musings on Self-realization in the light of psychoanalysis … by Jennifer Lilla PhD
In the Introduction to the Second Section of Symbols of Transformation, Carl Jung addresses the nature of ‘creative divinity’ (para 183), elucidating its various archetypal forms. One such form is seen in a 19th Century paining of the ‘Cosmic Man,’ as shown above. Jung speaks of the ‘Cosmic Man’, drawing upon passages from the Shvetashvatara Upanishad:
“Without feet, without hands, he moves, he grasps; eyeless he sees, earless he hears; he knows all that is to be known, yet there is no knower of him. Men call him the Primordial Person, the Cosmic Man. Smaller than small, greater than great ….” (cited in CW5, para. 182, emphasis added).
The Cosmic Man is an archetypal figure, representing the cosmic form of all forms and of all deities. The Shvetashvatara Upanishad speaks of Purusha, the Cosmic Man:
“That Person, no bigger than a thumb, the inner Self, seated forever in the heart of man, is revealed by the heart, the thought, the mind. They, who know That, become immortal. Thousand-headed, thousand-eyed, thousand-footed is Purusha. He encompasses the earth on every side and rules over the ten-finger space.”
The RigVedic deities are emanations of the Cosmic Man. Jung speaks of Rudra as an archetypal forms of the “life force” (para 176). Rudra “rules all the worlds by his powers.” He is “the Protector.” Having created the living soul he offers “the Golden Seed” of “enlightenment” and “gathers all beings together at the end of time” (from the Shvetashvatara Upanishad). Jung says: “behind these attributes we can discern the All-Creator,” confirming the idea in the following passages:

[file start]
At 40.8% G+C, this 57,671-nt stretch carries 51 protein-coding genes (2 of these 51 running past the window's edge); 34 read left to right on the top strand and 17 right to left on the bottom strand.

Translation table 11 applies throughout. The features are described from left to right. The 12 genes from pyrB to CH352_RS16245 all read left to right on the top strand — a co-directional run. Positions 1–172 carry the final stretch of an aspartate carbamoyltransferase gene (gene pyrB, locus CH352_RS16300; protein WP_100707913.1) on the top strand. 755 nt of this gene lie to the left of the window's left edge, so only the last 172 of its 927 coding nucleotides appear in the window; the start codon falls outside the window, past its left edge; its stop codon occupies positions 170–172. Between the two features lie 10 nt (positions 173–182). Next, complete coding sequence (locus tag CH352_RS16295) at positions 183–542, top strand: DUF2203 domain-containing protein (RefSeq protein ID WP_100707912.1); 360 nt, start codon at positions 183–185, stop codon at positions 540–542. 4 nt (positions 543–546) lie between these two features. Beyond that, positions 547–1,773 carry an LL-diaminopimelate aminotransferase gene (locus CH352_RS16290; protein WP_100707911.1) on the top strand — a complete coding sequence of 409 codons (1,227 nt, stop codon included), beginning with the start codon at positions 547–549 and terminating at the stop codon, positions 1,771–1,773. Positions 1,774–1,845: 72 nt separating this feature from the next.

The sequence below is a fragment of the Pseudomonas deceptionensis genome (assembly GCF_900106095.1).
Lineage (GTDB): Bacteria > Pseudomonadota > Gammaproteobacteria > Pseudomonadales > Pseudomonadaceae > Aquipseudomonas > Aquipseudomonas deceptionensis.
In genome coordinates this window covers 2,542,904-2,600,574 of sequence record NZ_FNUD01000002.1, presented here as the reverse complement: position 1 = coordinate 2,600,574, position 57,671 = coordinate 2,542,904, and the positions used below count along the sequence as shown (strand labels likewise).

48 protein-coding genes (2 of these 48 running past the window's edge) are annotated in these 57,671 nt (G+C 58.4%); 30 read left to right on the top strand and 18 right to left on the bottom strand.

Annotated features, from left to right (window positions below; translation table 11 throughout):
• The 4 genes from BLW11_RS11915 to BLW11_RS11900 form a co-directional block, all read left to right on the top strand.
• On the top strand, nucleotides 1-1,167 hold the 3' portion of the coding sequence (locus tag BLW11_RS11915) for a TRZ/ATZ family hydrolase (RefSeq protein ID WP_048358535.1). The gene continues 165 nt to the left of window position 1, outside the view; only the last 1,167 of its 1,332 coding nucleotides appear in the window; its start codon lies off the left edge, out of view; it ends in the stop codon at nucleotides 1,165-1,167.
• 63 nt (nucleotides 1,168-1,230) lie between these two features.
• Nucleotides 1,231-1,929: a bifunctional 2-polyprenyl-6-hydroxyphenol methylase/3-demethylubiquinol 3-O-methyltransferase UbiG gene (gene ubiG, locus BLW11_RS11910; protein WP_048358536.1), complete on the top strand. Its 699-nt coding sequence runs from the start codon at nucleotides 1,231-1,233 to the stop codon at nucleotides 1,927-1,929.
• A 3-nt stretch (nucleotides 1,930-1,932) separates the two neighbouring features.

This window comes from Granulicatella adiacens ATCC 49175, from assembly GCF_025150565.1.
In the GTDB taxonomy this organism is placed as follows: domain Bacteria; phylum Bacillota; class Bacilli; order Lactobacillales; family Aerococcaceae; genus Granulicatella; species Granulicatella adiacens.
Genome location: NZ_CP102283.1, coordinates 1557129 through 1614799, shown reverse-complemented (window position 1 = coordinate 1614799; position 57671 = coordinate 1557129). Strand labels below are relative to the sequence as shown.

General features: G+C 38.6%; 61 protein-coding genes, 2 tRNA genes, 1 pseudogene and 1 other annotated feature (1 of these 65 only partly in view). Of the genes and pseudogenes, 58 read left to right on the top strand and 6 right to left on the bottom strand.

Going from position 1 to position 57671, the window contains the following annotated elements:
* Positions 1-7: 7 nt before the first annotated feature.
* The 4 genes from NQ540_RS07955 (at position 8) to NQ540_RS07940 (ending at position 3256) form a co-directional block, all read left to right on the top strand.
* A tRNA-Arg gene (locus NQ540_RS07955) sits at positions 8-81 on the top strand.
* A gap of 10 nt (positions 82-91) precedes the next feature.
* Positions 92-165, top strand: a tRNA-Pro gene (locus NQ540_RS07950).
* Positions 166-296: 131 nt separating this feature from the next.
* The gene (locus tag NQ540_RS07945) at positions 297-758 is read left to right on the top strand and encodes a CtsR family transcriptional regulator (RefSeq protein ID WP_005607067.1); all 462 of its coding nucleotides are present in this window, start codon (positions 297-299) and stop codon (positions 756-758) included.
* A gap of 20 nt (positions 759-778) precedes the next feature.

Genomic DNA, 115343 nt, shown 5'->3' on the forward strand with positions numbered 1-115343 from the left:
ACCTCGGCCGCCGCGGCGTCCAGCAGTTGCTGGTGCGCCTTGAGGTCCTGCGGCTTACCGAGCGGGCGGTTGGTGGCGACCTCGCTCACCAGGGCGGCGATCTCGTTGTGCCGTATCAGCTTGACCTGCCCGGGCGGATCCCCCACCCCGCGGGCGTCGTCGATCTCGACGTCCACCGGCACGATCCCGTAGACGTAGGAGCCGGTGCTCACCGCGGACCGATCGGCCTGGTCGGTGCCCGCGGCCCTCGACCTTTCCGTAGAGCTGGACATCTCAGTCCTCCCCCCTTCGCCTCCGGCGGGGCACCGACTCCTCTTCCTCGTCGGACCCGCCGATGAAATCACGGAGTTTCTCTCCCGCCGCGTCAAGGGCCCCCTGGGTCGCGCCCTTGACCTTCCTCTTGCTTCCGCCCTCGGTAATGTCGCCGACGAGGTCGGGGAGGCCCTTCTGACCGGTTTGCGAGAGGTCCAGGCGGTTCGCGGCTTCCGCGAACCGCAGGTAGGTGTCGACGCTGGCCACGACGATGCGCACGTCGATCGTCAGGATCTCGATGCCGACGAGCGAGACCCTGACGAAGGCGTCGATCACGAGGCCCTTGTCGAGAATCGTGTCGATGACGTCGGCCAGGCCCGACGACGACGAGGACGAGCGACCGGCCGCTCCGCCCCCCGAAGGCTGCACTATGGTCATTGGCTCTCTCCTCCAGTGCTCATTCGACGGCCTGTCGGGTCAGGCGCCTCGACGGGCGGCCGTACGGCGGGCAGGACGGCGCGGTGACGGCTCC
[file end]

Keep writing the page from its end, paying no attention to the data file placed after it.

“Beyond this is Brahma, the highest, hidden in the bodies of all, encompassing all. Those who know him as the Lord become immortal. I know this mighty Person (purusha), who is like to the sun, transcendent over darkness. Those who know him truly pass beyond death; by no other road can they go. He is in the face, the head, the neck of all, he dwells in the heart of all things, all-pervading, bountiful, omnipresent, kindly (Shvetashvatara Upanishad).”
The ‘creative divinity’ of the Cosmic Man is not only transcendent to life, but also immanent to the living soul: “he dwells in the heart of all things.” Through these passages, Carl Jung illustrates “the important point that God is contained in the individual creature” (para. 177). According to the sacred texts whoever knows this “is immortal.” There is a parallel passage in the Katha Upanishad showing that God dwells in the heart:
“That Person in the heart, no bigger than a thumb, burning like flame without smoke, maker of past and future, the same today and tomorrow, that is Self.”
These ancient Hindu texts point to the sacred nature of the divine, both transcendent and immanent. “No bigger than a thumb,” God dwells in the heart as the “Self.” In the image below, we see the Hindu Deity Prajapatti. The image is an attempt to portray the creative activities of ‘Prajapati.’ Pattni (2006) speaks of Prajapatti:
“Prajapatti’ is the infinite eternal supreme God for profound Wisdom of the soul. Prajapatti (Brahma-Vishnu-Mahesh), the trinity God offered the eternal profound wisdom of the soul.” (Pattni, p.267)
The deities offer the ‘eternal profound wisdom of the soul.’ And this wisdom leads to the knowing that the Cosmic Man is the cosmic form of not only the deities, but of the living soul. The difference between human creativity and divine creativity is that while divinity creates material things, the living soul create images and ideas of things. We, like the Gods, are creative beings capable of transforming ourselves, each other, and the world through our ideas and images.
Carl Jung, Cw 5, Symbols of Transformation (in US Pubic Domain, first published 1912)
Jyotikar Pattni, A Flight of Delight- 2006